One of your purposes is to get bigger visibility and credibility on LinkedIn. And, that takes a while. Another purpose on LinkedIn is to educate your primary audience on what you have to offer and who you are. This happens on your profile pages in the summary section. LinkedIn audiences won’t go to your site and buy from you until they know you, like you and trust you enough. So, you need to pay a lot of attention to getting your message and personality out to them in a non-pushy way.
Where and When Can You Sell?
One goal is to eventually get your LinkedIn profile visitors to your website, to your programs, to your products where you do the selling in sales letters. You must collect those precious emails from your audience at your site, (opt-in database) and then stay in touch with them there.
I send my website subscribers new, useful information on writing and marketing each week. Each 4th week, I make them an irresistible offer they can’t refuse!
Usually we write the summary first. And that must engage, so profile visitors, just like your web visitors, will want to interact with you. You may not realize it yet, but to effectively engage your audience, you’ll need to update this section every month or so. I’ve changed mine 5 times and still want to make it even better. Remember, your profile will evolve when you do. It takes some time to get it just right.
Also, know that LinkedIn and every other social media venues make a lot of changes in rules, systems, profile parts and navigation. So, if you are committed to being successful on LinkedIn, you must go with changes and update again and again. Your visitors will spot right away a dull, brochure profile – one that is stagnant and has no juice.
Judy’s LinkedIn Marketing Tip: Rather than write on your LinkedIn profile directly, write offline in Word or Textpad your drafts, and when polished, copy and paste into the editing system. Make a list of the most important things to say. And write with a YOU point of view to serve your audience, and reduce those sentences that start with “I”
Stand Out from the Crowd
While not the focus of this piece, you also need to optimize your LI name. Do some long-tail key word research to add after your name at the very top of your profile. Take a look at mine on LinkedIn, and when you write “writing coach,” “book marketing,” “ebook publishing,” or “book coaching” in the LI search bar, you will see that I am either #1, #2 or #3 in comparison to all of my competition. Before I optimized my profile, I was #6 or #9, or not even on the first page.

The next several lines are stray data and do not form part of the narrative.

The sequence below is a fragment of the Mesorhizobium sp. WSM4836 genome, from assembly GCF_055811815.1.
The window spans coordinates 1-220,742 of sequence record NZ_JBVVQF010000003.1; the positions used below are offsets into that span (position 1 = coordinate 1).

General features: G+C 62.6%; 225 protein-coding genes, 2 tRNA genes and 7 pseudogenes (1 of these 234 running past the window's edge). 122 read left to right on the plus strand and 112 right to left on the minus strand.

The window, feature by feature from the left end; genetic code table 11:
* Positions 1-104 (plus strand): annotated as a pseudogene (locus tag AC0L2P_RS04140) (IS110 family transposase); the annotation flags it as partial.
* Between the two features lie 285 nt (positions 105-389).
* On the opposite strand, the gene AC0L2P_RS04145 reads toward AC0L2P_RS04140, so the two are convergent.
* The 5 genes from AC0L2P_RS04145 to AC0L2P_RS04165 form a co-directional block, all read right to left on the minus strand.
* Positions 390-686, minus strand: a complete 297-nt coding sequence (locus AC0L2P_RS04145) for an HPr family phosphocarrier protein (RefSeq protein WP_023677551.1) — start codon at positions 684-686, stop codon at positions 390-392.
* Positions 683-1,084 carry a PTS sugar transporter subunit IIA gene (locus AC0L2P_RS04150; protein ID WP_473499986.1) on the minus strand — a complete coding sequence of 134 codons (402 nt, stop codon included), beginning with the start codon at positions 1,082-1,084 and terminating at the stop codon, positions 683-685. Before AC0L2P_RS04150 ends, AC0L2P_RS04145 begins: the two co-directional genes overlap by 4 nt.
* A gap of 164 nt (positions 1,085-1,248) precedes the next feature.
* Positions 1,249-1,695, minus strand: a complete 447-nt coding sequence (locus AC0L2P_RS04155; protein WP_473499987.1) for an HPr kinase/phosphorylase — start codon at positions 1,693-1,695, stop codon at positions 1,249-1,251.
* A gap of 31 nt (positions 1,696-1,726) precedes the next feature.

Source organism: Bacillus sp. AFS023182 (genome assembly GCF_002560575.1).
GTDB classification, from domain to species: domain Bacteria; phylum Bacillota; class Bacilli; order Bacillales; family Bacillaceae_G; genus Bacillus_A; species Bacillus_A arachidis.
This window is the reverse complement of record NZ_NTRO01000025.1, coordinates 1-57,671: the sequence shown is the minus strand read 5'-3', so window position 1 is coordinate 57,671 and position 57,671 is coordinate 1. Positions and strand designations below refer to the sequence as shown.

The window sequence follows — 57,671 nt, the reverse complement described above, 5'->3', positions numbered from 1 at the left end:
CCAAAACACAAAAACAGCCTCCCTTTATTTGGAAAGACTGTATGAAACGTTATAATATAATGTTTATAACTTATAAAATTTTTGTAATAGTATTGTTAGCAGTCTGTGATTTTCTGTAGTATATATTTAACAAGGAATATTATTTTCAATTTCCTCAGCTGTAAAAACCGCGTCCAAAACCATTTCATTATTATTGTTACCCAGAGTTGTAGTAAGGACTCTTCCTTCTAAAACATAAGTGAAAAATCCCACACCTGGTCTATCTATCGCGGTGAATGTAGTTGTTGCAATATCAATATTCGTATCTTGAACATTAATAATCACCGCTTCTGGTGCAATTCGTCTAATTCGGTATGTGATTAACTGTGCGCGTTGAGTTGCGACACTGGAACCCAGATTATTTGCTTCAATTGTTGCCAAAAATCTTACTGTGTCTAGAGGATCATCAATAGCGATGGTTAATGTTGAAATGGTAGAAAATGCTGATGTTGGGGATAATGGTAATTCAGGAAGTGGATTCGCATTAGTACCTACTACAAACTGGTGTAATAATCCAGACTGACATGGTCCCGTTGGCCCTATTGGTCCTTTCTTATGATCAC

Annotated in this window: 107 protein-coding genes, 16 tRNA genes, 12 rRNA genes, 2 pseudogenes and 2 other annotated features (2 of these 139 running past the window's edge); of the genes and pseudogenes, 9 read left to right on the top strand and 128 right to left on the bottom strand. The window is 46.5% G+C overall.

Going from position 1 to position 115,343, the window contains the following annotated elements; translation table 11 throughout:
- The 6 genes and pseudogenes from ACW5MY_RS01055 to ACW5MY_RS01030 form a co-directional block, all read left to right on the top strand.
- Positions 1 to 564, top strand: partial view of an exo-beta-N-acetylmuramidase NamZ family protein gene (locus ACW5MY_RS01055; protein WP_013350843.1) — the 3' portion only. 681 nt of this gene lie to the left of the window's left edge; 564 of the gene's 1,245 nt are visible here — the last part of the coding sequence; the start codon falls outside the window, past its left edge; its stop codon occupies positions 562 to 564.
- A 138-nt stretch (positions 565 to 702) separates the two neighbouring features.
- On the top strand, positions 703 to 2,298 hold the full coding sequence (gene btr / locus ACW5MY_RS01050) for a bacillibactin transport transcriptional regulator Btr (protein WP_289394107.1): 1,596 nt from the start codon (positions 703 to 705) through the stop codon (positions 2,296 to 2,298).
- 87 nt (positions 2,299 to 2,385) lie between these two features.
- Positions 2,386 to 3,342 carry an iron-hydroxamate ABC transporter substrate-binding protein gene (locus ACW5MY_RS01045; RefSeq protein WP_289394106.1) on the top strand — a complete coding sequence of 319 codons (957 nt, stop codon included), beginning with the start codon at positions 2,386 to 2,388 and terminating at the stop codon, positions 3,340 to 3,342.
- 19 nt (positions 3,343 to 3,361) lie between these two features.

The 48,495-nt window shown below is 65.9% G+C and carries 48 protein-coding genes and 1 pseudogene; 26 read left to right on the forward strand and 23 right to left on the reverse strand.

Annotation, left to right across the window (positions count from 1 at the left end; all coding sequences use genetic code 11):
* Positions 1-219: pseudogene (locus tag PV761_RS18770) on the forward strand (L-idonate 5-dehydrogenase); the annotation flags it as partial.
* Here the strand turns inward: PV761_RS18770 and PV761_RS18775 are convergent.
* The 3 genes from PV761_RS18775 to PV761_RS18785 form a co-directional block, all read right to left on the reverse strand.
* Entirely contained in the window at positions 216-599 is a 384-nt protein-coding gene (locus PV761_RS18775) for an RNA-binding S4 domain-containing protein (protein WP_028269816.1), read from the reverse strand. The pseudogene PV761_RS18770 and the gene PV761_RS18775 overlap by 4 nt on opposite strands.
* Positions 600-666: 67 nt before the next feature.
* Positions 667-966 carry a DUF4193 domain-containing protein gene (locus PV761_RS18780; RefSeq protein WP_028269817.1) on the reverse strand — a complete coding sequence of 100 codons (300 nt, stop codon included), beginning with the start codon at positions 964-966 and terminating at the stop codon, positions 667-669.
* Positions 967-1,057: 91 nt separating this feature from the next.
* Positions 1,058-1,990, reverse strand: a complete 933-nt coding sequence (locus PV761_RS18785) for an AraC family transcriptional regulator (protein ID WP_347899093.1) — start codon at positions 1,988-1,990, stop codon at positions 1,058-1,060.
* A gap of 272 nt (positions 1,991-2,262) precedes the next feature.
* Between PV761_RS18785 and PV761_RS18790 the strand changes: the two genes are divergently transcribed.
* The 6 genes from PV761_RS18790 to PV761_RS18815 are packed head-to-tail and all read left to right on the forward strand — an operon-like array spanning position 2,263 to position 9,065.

When LinkedIn people are looking for a service, they use the search bar. If you can get on page one, just like Google, you’ll have an advantage.
It’s similar to the one for my websites. My site’s section “About Judy” and my LinkedIn profile includes my story there with my achievements. Your branding story includes your back story, the story of who you are and why you do what you do. People are inspired by the why.
Branding Example: Part of my branding story includes the barriers I overcame – why I left traditional publishing and marketing a book and never looked back once I got on the internet, turning to easier eBooks and social media marketing. In my book coaching sessions, I combine my straight forward book business know how with the compassion a client needs to get those chapters into gems that their audiences will finish reading and recommend. We brainstorm writing solutions with just one edit, so it’s fast. I don’t want them to be disappointed in sales and the journey.
Be sure to take time to make that strong, positive first impression, before you publish.
Published by Judy Cullins